Anyone who has been following my Facebook posts, knows that I’ve been obsessing, sweating over and generally dreading my final project in Spanish class: standing up and making a presentation — completely in Spanish — on a Spanish speaking country. And those of you who have been trying to help me out during the course of the semester by speaking Spanish to me, also know that, while I can conjugate verbs, I can’t really say much of anything beyond: “una cerveza, por favor”. Let’s amend that. At one point, I could conjugate verbs with some accuracy. But that was at the point where I only had to deal with the Present, the Preterito and the Imperfecto. Suddenly, the class took an accelerated turn where every week brought two new tenses. Somewhere around the Subjunctive, the Future and the Conditional, I started moving backward. For every new tense I tried to shoehorn into my brain, I ended up losing one of the earlier ones.
Which brings me to this presentation. I knew I wasn’t going to dazzle anyone with my Spanish, so I figured I’d better pick a country that would let me put together a killer slide show and amaze my audience with facts they didn’t know. Since each of the chapters in the textbook has focussed on a different Spanish speaking country, everyone in the class was already familiar with the usual suspects.
Which brought me to Belize. And forced me to do a sell job on my professor to convince her that Belize is actually a Spanish speaking country. That is considering that English is the official language, what with it being the former British Honduras. Luckily, I found supporting evidence that over 50% of the population has Spanish as a first language. Which is amazing, since Belize is one of the few areas where the Mayans were still living in some of their cities when the Spanish arrived. And that they promptly expelled the Spanish as soon as they rode in. So there aren’t any Spanish colonial cities to be found there, but there is enough migration from neighboring Guatemala and Mexico to keep Spanish a very vital part of the culture.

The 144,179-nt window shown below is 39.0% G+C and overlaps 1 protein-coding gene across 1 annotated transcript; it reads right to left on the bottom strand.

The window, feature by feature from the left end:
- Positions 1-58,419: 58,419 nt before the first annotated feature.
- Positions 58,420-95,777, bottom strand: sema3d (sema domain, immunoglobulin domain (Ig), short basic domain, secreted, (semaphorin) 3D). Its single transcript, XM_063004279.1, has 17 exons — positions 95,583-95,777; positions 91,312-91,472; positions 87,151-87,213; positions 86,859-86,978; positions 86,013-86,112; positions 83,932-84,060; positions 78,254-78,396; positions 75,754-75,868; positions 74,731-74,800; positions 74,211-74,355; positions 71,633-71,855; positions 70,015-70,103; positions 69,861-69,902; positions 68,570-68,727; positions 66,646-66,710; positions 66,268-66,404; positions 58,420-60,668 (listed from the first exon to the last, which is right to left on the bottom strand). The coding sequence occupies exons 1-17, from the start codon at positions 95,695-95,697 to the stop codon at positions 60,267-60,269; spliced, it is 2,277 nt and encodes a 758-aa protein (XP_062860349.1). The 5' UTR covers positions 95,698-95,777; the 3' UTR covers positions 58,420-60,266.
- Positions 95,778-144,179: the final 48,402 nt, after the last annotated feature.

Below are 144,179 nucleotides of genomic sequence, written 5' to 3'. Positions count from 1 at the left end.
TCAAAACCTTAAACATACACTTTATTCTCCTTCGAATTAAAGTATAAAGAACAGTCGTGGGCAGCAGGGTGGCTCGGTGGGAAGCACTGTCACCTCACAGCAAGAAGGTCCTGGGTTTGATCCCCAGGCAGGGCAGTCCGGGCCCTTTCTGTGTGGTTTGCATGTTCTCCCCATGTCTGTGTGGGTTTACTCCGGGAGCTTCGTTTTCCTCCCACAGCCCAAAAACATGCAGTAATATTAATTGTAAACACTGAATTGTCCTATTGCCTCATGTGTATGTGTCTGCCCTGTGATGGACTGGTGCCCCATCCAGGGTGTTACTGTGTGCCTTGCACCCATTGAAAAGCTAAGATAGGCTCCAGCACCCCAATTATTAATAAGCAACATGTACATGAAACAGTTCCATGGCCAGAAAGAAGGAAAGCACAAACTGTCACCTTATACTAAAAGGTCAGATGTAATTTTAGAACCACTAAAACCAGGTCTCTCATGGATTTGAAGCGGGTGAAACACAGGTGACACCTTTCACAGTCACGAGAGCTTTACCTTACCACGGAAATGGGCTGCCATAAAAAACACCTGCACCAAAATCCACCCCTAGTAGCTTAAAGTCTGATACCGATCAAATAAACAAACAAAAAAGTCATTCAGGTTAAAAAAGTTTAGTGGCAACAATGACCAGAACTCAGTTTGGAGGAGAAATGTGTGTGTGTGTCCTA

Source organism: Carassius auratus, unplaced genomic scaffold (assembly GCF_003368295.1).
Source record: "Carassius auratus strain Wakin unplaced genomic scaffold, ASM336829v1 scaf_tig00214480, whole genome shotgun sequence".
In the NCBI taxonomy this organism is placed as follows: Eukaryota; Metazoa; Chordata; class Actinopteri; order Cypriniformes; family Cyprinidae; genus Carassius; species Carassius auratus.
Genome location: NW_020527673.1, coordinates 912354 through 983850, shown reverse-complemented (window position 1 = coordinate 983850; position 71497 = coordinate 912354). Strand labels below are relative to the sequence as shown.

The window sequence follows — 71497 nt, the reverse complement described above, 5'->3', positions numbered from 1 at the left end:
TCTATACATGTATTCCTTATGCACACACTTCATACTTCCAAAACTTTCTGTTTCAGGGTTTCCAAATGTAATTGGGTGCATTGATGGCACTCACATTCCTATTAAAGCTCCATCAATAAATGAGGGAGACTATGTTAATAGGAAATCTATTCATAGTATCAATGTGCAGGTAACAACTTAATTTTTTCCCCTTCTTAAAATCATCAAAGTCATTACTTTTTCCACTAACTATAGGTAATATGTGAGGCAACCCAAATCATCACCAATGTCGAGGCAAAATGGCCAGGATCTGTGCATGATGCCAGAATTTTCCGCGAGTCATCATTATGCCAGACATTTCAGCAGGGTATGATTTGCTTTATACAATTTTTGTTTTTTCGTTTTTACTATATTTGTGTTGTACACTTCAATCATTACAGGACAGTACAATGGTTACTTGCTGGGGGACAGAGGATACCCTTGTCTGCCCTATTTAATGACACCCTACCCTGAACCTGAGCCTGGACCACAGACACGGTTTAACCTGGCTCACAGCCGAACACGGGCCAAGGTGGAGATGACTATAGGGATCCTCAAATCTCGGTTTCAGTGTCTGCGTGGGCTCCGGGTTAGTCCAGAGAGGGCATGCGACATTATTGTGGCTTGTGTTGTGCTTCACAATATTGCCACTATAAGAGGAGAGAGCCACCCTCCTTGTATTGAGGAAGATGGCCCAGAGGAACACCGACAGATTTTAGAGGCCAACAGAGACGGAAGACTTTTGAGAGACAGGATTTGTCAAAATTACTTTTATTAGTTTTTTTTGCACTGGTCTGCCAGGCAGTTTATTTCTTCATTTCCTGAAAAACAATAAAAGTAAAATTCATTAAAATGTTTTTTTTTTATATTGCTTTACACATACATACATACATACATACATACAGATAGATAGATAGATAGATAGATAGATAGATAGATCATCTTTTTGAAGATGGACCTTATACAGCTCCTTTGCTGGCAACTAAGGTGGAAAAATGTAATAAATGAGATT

But the best thing about Belize, for my purposes, is that it was all new information for the class, ensuring some level of interest. And I could use all my photographs from previous visits to wow them with Mayan ruins, underwater shots of the world’s second largest barrier reef and shots from the Belize Zoo of the many tropical animals that live here. I mean, no matter how bad my Spanish is, how can you beat a slide show featuring a Whale Shark, a Jaguar, Manta Rays and turtles?
Well, I bumbled through it somehow — mostly in the Present tense. I even scored a cheap laugh when the guy running the projector advanced too fast and a photo of Blackbeard came up just as I said, “Es mi esposo.”
But the best part of the presentation, besides the fact that it’s now over, is that all my talk of Belize prompted Andy to book another holiday down there. We’re leaving in two weeks — in time for the annual migration of the Whale Sharks. Who we will be diving with if we have any luck. This time, instead of staying in the Maya Highlands at an Eco Camp or in the Cayes, we’ll be further south in Placencia, which is one of the few areas where the usual mangrove swamps give way to sandy beaches. It’s also a center for the Garifuna community, whose music I discovered the last time we were there.
As I said in fractured Spanish during my presentation: Belice. Es un pais pequeño pero uno con grande contraste.
Image filched from About Utila, the official website of the Bay of Honduras. Find it here.